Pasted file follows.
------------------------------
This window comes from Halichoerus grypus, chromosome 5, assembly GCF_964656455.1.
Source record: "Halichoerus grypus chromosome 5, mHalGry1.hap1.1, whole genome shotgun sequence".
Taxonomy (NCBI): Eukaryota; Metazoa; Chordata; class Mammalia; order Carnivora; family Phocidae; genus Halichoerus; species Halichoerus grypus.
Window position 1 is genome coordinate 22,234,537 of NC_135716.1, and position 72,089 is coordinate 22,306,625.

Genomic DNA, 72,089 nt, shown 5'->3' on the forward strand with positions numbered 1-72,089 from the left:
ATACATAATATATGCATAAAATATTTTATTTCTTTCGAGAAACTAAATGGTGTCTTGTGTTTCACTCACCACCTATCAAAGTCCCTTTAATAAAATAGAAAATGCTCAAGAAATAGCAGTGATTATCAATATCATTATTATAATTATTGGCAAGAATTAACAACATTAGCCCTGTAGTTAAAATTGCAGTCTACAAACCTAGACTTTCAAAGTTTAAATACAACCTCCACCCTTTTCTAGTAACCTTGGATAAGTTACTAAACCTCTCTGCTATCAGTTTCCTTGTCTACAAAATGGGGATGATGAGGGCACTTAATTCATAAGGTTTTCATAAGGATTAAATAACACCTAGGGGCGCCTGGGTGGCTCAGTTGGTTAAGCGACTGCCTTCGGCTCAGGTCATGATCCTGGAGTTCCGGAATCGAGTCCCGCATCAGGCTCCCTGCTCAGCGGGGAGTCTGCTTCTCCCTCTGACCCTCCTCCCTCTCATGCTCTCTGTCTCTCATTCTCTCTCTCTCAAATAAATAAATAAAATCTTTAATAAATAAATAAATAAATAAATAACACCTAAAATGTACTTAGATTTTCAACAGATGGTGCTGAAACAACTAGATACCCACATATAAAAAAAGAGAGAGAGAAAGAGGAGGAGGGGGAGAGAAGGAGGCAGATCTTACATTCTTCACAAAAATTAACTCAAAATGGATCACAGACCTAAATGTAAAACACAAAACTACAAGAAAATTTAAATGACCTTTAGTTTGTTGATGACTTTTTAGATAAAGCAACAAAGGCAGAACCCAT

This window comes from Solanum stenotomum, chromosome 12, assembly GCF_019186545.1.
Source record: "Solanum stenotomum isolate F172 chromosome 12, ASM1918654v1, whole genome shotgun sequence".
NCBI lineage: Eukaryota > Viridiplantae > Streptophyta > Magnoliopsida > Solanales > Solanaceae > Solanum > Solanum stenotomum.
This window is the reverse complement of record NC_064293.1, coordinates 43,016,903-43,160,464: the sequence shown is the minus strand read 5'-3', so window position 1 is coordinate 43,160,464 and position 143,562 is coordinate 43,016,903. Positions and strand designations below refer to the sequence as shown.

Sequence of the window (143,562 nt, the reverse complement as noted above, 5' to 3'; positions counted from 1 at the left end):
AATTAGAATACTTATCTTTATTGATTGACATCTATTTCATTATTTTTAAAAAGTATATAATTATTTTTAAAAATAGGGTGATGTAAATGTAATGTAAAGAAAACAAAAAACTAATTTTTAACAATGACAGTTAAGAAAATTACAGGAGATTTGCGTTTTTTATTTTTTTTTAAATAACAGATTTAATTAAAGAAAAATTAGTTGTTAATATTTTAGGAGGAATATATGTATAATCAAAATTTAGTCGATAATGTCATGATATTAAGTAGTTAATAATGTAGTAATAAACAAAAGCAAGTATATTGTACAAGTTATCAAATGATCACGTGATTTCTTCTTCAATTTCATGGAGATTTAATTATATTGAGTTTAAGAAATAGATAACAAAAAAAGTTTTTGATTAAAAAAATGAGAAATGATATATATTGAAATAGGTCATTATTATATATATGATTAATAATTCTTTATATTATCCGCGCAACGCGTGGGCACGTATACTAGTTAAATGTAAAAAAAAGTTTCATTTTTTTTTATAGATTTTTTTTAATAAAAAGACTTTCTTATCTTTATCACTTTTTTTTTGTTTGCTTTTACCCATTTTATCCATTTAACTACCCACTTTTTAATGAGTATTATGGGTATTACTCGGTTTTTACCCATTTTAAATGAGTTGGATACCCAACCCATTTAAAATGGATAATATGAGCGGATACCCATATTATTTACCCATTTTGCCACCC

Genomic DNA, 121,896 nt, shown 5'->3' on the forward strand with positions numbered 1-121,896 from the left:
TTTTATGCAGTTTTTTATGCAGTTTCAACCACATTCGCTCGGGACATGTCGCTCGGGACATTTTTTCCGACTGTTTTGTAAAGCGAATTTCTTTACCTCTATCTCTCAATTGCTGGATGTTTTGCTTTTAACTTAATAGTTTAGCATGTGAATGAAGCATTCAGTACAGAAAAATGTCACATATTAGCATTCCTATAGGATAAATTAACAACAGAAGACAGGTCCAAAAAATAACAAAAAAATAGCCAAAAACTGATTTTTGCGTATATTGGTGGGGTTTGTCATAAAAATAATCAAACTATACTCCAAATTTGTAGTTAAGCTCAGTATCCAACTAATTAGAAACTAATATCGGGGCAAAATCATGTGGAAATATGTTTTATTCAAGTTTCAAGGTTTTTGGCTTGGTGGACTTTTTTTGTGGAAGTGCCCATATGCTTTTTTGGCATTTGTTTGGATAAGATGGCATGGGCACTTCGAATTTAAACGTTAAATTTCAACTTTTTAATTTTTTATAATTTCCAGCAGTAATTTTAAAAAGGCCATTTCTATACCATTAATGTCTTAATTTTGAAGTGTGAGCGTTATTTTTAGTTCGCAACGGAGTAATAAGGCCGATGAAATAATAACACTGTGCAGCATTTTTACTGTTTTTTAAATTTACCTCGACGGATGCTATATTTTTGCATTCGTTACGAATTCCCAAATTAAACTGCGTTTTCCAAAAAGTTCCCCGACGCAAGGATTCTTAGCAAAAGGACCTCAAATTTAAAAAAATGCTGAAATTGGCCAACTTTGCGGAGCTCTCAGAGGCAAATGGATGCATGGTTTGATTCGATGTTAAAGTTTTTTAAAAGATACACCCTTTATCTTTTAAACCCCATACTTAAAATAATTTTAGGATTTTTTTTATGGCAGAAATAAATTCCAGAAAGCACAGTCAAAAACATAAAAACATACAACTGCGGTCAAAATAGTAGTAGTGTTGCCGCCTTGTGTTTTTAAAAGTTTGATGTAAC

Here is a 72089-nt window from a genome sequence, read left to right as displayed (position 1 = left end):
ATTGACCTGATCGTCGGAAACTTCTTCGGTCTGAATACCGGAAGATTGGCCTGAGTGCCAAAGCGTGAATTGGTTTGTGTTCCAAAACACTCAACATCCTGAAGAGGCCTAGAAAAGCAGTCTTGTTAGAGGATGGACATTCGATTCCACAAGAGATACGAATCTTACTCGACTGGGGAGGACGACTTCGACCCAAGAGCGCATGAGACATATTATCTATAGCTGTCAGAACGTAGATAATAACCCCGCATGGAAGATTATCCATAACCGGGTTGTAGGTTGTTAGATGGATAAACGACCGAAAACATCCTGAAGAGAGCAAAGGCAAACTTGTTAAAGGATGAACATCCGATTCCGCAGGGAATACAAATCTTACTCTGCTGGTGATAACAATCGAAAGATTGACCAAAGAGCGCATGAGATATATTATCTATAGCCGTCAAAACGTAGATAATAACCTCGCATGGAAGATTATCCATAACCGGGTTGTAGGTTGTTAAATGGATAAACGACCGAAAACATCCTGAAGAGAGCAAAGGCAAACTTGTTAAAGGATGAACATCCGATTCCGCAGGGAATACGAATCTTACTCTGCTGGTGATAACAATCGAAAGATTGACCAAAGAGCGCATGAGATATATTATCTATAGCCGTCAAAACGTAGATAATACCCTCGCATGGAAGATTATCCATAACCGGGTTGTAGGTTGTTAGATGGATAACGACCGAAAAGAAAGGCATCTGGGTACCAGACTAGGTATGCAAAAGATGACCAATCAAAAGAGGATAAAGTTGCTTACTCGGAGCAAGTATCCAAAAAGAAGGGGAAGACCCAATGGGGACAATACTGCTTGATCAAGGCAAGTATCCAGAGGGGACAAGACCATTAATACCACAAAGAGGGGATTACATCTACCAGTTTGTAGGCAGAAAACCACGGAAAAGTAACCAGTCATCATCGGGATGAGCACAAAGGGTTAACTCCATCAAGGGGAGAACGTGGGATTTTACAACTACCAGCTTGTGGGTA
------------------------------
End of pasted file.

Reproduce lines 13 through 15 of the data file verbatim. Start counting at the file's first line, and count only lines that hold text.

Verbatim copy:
Genomic DNA, 121,896 nt, shown 5'->3' on the forward strand with positions numbered 1-121,896 from the left:
TTTTATGCAGTTTTTTATGCAGTTTCAACCACATTCGCTCGGGACATGTCGCTCGGGACATTTTTTCCGACTGTTTTGTAAAGCGAATTTCTTTACCTCTATCTCTCAATTGCTGGATGTTTTGCTTTTAACTTAATAGTTTAGCATGTGAATGAAGCATTCAGTACAGAAAAATGTCACATATTAGCATTCCTATAGGATAAATTAACAACAGAAGACAGGTCCAAAAAATAACAAAAAAATAGCCAAAAACTGATTTTTGCGTATATTGGTGGGGTTTGTCATAAAAATAATCAAACTATACTCCAAATTTGTAGTTAAGCTCAGTATCCAACTAATTAGAAACTAATATCGGGGCAAAATCATGTGGAAATATGTTTTATTCAAGTTTCAAGGTTTTTGGCTTGGTGGACTTTTTTTGTGGAAGTGCCCATATGCTTTTTTGGCATTTGTTTGGATAAGATGGCATGGGCACTTCGAATTTAAACGTTAAATTTCAACTTTTTAATTTTTTATAATTTCCAGCAGTAATTTTAAAAAGGCCATTTCTATACCATTAATGTCTTAATTTTGAAGTGTGAGCGTTATTTTTAGTTCGCAACGGAGTAATAAGGCCGATGAAATAATAACACTGTGCAGCATTTTTACTGTTTTTTAAATTTACCTCGACGGATGCTATATTTTTGCATTCGTTACGAATTCCCAAATTAAACTGCGTTTTCCAAAAAGTTCCCCGACGCAAGGATTCTTAGCAAAAGGACCTCAAATTTAAAAAAATGCTGAAATTGGCCAACTTTGCGGAGCTCTCAGAGGCAAATGGATGCATGGTTTGATTCGATGTTAAAGTTTTTTAAAAGATACACCCTTTATCTTTTAAACCCCATACTTAAAATAATTTTAGGATTTTTTTTATGGCAGAAATAAATTCCAGAAAGCACAGTCAAAAACATAAAAACATACAACTGCGGTCAAAATAGTAGTAGTGTTGCCGCCTTGTGTTTTTAAAAGTTTGATGTAAC

Here is a 72089-nt window from a genome sequence, read left to right as displayed (position 1 = left end):